By ERWIN CHLANDA
Territory politicians, so far as their pay is concerned, are on the pig’s back, while the amount of money they are getting is in indirect proportion to their transparency.
Both Chief Minister Adam Giles and Opposition Leader Michael Gunner are relying on minders for communication with media, and flatly refuse to answer questions they don’t like, the 99 years lease of the Port of Darwin to a Chinese firm being the latest example.
No matter how you dice it, the Northern Territory public gets a lousy bang for its buck: 212,000 souls call the NT home, far fewer than the Blacktown (population just over 332,000), which is merely a local council.
Yet the NT has a fully fledged political and administrative system, with a parliament, departments and all the rest – including lots of minders and all the usual perks, and an avalanche of Federal money pumped into it, five times more than the national average.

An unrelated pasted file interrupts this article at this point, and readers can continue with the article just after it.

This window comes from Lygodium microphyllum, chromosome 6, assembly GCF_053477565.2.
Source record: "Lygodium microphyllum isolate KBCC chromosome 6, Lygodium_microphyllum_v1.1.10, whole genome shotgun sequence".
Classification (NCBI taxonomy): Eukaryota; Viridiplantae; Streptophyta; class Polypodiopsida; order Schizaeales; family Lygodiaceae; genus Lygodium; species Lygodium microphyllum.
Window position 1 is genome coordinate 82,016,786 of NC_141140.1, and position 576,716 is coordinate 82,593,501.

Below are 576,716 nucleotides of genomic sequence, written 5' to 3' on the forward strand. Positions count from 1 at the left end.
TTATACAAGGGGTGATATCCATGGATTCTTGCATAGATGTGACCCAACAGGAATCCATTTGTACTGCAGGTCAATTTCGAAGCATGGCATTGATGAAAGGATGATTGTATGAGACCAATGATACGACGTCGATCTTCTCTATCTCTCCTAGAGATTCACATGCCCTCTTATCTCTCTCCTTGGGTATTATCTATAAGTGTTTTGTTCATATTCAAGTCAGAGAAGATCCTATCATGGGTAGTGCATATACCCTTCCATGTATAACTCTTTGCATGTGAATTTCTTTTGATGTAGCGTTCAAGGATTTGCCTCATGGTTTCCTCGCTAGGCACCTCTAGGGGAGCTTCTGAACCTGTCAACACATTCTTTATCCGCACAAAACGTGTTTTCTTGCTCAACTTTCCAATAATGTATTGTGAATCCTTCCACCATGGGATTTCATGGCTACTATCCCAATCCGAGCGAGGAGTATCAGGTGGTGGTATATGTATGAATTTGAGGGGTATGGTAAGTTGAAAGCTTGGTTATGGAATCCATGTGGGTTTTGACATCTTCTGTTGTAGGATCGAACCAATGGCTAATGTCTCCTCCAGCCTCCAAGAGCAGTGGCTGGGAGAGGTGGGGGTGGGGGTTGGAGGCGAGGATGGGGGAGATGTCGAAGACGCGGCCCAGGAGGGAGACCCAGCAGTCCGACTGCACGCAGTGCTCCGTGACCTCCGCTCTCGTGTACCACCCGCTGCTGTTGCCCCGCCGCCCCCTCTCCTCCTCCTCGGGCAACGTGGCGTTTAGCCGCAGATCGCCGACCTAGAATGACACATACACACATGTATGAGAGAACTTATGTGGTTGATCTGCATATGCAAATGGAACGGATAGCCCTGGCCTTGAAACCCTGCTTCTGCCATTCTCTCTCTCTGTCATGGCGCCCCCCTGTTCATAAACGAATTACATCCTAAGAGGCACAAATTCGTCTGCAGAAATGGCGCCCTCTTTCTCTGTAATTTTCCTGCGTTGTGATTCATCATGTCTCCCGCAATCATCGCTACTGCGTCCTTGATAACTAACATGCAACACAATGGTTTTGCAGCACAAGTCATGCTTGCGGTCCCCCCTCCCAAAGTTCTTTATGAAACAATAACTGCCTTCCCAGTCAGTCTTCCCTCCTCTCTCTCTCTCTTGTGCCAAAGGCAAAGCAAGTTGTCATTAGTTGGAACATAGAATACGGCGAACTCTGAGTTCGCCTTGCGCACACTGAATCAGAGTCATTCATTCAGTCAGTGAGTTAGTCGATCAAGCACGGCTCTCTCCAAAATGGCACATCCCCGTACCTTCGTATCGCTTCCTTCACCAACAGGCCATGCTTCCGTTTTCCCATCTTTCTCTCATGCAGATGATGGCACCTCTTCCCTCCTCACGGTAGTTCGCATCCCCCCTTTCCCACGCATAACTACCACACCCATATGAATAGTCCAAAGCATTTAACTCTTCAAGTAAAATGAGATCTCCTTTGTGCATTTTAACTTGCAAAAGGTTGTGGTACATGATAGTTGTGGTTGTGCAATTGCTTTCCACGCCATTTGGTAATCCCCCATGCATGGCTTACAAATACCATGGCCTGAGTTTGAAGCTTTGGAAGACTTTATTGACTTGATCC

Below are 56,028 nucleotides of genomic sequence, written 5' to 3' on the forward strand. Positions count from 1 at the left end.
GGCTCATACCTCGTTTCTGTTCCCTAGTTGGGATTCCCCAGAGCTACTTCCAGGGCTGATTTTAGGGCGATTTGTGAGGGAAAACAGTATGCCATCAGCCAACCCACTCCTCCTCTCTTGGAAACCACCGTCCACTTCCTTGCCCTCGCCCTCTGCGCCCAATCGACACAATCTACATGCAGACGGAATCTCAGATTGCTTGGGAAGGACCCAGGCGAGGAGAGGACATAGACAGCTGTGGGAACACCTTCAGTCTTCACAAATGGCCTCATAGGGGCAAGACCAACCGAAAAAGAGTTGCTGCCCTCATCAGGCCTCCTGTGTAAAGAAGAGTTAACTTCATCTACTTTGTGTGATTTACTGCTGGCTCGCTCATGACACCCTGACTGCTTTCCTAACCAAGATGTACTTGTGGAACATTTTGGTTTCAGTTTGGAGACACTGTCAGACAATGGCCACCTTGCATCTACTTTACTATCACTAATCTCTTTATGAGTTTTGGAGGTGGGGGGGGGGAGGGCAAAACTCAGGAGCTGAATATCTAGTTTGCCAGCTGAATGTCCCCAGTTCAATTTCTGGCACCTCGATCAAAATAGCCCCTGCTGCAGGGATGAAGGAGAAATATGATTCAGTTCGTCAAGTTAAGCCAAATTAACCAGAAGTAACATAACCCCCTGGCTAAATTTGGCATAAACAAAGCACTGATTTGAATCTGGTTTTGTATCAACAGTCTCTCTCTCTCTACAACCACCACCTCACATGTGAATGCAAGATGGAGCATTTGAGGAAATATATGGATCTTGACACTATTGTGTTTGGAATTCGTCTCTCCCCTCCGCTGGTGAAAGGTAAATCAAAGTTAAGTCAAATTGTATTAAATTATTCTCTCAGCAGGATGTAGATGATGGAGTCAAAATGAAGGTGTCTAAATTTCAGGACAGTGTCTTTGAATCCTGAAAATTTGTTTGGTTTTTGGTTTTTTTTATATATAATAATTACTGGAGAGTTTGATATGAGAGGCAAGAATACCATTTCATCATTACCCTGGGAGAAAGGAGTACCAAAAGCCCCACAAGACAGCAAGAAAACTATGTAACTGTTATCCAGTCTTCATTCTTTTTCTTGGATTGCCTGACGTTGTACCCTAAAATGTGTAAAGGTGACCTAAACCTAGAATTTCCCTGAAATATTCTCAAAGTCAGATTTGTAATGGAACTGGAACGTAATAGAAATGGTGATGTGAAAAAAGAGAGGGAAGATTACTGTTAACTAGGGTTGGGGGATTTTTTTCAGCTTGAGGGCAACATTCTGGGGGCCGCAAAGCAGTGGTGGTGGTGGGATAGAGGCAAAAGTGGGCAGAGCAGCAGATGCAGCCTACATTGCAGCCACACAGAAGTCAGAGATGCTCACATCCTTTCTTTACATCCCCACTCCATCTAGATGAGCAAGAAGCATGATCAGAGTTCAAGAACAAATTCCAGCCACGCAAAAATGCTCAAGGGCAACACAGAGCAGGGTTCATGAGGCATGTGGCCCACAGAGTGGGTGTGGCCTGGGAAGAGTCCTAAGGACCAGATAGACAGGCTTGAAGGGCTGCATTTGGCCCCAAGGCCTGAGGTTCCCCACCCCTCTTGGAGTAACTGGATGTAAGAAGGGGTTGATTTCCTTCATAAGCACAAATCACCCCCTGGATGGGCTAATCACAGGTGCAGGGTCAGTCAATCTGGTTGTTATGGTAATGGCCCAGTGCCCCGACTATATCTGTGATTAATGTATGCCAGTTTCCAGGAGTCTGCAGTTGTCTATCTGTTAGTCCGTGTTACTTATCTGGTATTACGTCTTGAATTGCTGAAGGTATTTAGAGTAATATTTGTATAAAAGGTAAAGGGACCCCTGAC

Mr Giles gets $288,564 a year plus an electoral allowance of $32,806. That’s $321,370.
Mr Gunner gets $279,004 a year.
By way of comparison, Prime Minister Malcolm Turnbull gets around $540,000 for leading the entire country, and Opposition Leader Bill Shorten, $361,000.
Blacktown Mayor Stephen Bali is reportedly getting about $103,000, compared to the $100,000 salary for Damien Ryan, the Mayor of Alice Springs, which has less than one-tenth of Blacktown’s population.
Dividing the annual salaries of politicians by the number of their constituents shows the absurd variations in what we pay for being governed:
Mr Giles $1.51 (= 151 cents)
Mr Gunner $1.30 (= 130 cents)
Mr Turnbull $0.023 (= 2.3 cents)
Mr Shorten $0.015 (= 1.5 cents)
Mr Ryan $3.57 (= 357 cents)
Mr Bali $0.31 (= 31 cents)
All this comes into perspective when we seek information from these people about issues in which our readers have a keen interest.